Super review by Cal Gibson of The Secret Soul Society.

How best to sum up over three decades of real Northern soul music? Made in Hull (from girders), played across the world, bathed in warmth and empathy and fired-up synapses – Fila Brazillia were always creating their own musical cocoon, miles and miles of smiles away from whatever was hip down London town way… Well, that’s the perceived view – the perpetual outsiders knocking up beats and pieces in the outback, acid house meets lounge lizardry meets blunted boom-bap meets whatever the hell they wanted to meet: minds freed by the times, by the substances, by the acknowledgement that music is music is music and the cultural gatekeepers can simply do one. 

Fila Brazillia were / are, of course, so much more than the reductive stance outlined above. They were possessed of plenty of skills and confident in their own prowess: a power duo for the jilted generation, Crosby and Nash retooled for a night out at Bounce with the DiY crew, two heads operating as one with kosmiche overtones: listen to A Zed and Two L‘s now and it still sounds wonderful – all open spaces and twinkling synths, the symphony of the savannah melded into something haunting and reverberative. Slow fast, slow fast, slow – beats clocked up and beats wound down, the vocal sample pitch perfect, a slice of deep soul perfection.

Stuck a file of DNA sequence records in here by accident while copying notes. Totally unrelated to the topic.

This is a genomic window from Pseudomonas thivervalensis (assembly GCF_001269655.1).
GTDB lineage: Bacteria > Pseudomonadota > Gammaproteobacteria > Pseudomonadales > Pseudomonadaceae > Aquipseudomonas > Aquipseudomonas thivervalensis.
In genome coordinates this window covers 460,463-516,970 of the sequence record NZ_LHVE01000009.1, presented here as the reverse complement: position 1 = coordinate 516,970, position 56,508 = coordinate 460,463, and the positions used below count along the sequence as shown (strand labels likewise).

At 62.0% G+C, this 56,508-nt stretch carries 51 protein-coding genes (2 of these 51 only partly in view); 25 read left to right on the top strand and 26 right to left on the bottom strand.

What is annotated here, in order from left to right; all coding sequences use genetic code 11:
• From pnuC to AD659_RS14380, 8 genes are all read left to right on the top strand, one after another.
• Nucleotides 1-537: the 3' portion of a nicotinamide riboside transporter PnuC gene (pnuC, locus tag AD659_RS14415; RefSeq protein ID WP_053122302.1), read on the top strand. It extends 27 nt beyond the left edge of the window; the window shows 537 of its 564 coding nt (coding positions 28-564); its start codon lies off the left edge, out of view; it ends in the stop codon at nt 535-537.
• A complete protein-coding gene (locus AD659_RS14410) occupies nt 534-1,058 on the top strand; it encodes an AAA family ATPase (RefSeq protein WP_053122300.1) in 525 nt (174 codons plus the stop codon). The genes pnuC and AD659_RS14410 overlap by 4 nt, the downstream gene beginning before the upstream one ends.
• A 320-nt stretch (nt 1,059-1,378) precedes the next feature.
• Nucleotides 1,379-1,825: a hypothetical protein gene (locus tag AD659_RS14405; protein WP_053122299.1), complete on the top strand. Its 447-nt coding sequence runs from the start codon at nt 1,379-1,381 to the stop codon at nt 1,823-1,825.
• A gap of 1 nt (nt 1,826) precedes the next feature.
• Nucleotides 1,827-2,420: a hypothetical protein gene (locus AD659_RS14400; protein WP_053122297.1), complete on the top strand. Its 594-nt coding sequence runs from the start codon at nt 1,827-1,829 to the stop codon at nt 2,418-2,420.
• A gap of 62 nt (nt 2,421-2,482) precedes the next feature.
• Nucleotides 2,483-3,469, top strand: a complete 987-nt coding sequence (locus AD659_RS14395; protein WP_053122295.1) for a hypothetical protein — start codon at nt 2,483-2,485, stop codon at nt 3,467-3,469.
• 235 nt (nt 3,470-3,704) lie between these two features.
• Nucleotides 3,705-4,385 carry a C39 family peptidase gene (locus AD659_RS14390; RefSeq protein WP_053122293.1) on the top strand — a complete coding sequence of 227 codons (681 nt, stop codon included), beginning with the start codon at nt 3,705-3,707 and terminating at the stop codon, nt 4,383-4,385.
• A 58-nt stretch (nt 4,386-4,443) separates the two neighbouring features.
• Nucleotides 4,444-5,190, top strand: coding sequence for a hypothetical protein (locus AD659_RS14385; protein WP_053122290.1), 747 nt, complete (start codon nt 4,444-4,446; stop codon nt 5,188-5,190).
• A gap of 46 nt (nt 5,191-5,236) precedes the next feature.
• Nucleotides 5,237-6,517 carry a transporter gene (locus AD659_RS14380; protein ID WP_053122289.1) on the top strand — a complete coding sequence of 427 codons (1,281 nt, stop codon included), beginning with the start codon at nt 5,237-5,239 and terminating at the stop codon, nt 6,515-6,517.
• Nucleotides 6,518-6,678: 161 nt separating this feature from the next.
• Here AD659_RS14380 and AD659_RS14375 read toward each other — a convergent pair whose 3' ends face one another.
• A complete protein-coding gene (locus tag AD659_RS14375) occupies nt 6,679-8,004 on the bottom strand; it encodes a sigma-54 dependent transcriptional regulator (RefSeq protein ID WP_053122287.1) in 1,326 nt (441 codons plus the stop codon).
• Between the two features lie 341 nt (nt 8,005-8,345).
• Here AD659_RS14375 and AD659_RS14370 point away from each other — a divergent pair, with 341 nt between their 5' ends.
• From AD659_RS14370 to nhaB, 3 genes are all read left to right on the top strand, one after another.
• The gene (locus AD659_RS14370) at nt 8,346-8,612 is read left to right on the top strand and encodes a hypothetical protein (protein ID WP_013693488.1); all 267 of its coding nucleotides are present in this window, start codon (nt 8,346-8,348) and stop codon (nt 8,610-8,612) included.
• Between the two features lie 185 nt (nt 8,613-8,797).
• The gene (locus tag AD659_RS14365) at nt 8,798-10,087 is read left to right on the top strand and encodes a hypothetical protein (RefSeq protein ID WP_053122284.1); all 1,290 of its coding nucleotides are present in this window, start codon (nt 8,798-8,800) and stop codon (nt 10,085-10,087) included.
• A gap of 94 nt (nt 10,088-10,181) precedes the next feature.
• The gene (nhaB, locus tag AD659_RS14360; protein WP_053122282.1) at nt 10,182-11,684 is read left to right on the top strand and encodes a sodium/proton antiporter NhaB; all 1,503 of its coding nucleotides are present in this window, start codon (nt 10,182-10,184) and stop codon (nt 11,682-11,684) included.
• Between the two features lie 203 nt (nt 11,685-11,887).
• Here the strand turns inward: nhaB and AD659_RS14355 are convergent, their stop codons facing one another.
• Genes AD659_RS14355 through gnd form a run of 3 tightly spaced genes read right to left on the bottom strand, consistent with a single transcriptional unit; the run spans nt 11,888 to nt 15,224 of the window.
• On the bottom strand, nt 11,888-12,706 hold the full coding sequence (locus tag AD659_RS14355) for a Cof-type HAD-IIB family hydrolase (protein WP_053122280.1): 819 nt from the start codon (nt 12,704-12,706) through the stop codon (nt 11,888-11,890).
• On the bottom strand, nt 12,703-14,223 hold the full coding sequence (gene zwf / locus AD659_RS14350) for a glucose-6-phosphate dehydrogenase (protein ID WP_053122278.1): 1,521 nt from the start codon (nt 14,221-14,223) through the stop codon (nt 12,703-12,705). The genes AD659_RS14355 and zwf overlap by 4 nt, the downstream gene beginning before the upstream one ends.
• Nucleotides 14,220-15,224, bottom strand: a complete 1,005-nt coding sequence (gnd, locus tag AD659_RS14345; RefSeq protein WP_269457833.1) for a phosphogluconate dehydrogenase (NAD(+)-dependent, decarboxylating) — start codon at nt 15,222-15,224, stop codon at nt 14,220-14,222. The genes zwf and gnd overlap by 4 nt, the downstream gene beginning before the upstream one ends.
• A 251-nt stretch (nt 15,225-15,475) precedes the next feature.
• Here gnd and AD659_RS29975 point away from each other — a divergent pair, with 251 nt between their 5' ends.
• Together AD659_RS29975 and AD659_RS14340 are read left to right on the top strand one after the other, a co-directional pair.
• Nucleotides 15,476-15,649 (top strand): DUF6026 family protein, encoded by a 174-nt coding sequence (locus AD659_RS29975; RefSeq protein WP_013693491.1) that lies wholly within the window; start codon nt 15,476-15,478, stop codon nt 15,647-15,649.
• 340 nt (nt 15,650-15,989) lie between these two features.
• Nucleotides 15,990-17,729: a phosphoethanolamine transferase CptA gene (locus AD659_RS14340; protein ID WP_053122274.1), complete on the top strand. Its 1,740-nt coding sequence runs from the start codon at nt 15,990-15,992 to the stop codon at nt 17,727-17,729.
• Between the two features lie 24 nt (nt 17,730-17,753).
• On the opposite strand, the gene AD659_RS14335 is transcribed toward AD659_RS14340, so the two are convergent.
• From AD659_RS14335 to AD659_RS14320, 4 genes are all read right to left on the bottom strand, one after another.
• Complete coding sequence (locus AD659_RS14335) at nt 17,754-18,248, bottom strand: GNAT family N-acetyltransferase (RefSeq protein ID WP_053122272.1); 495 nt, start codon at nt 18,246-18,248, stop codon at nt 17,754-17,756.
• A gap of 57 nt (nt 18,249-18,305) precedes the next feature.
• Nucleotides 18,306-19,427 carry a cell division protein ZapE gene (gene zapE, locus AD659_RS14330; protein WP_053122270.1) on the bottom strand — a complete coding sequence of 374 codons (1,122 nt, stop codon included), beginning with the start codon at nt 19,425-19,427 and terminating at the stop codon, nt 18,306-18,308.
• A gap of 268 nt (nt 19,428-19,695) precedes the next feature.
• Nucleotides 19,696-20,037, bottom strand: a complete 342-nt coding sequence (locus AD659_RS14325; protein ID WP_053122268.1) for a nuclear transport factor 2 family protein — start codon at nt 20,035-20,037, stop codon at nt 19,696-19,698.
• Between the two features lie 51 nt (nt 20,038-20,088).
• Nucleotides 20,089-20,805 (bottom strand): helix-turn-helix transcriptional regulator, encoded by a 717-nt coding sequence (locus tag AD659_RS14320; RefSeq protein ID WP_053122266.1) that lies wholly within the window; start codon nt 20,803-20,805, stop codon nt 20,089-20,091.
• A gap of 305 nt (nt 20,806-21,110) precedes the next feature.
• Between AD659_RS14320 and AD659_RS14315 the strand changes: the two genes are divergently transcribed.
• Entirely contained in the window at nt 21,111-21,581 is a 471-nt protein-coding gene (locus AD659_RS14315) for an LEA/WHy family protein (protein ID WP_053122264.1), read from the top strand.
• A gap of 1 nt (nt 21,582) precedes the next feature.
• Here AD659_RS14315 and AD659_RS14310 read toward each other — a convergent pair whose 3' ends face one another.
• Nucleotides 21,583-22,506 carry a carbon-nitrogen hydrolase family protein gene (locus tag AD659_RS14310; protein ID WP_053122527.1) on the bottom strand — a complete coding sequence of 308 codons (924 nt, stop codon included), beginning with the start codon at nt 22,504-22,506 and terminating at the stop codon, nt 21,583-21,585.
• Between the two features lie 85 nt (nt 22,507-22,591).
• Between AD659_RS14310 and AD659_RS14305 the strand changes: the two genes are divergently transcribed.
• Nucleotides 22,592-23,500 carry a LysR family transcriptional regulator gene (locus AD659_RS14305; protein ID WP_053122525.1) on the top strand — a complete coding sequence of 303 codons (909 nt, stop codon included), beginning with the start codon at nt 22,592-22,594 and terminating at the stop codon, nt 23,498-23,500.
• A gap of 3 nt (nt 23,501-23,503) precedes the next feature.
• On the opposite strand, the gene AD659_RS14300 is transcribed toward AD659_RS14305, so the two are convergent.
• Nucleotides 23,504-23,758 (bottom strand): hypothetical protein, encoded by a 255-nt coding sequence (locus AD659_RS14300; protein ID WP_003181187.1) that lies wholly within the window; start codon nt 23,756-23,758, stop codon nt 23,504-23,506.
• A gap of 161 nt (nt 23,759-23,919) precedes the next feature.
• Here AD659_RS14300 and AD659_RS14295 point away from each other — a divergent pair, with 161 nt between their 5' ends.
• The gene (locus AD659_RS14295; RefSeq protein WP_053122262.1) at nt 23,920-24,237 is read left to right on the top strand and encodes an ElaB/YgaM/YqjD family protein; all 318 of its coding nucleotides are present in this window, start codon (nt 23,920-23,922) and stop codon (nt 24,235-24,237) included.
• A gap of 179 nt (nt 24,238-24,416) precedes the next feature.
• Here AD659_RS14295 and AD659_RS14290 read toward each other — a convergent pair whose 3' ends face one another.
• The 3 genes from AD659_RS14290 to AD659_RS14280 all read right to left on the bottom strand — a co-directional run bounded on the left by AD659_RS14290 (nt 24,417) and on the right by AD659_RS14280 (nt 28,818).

There’s no space for my personal favourite, Pots and Pans (Jorge Ben he said “no way Jose”, possibly…),  but no matter as there’s always another gem around the corner. Harmonicas Are Shite was a chillout staple of course, dustier than an evening with Dusty Hill (RIP), the soul of Little Walter caught in a web of Rhodes and one night affairs. Horizontal, smoke-filled, hazy like Sunday morning – all the more stunning for the simplicity of its construction. Not much in it, but everything counts double if not triple. Ace.

Madame Le Fevre is tweaked psycho-soul: akin to one of Tim Love Lee’s slutty symphonies, or the Brand New Heavies on quaaludes. A score for lost weekends morphing into lost lifetimes, the party stretching out into something darker, the mind raising a red flag as it observes its own disintegration. Funky as hell but with a fistfull of fury: a mini-epic.

A new cut, Toro De Fuego, sashays out with yet more warmth and wonder. If you liked John Beltran’s recent stormer Em Trancoso, then you’re not far off the mark – deep-lying dancefloor business for the crews who know the score. Years and years of disco-knowledge transmuted into a bass riff and lilting piano chords. Again, it takes so much skill to make it  seem this easy.

Before you know it eleven tracks and thirty two years have flown by, to the tune of two lives tethered together in musical creation. Two soundboys growing up, growing older, getting wiser (maybe), but never losing the desire to move the mind, body and soul, something that always signifies great dance music. It’s a craft that Fila Brazillia perfected time and time again: their sonic aesthetic is all their own, and shall remain that way forevermore. All hail the Hull puritans: there’s magic in these grooves.

Fila Brazillia`s Retrospective Redux 90 – 22 will be released by Re:Warm on June 2nd. You can pre-order a copy here. You can find more from the band’s back catalogue here. 

fila brazilla redux alt cover

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